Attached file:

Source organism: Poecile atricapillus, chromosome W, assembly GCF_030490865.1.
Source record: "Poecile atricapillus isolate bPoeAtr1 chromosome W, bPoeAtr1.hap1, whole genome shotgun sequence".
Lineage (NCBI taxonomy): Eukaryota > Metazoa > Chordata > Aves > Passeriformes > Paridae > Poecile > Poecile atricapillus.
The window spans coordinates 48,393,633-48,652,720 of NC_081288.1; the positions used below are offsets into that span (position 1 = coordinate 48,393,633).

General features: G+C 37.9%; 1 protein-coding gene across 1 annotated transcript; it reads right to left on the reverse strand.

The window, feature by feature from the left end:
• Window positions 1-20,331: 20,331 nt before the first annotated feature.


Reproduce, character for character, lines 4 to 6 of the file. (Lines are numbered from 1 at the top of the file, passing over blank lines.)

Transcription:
The window spans coordinates 48,393,633-48,652,720 of NC_081288.1; the positions used below are offsets into that span (position 1 = coordinate 48,393,633).

General features: G+C 37.9%; 1 protein-coding gene across 1 annotated transcript; it reads right to left on the reverse strand.

The window, feature by feature from the left end: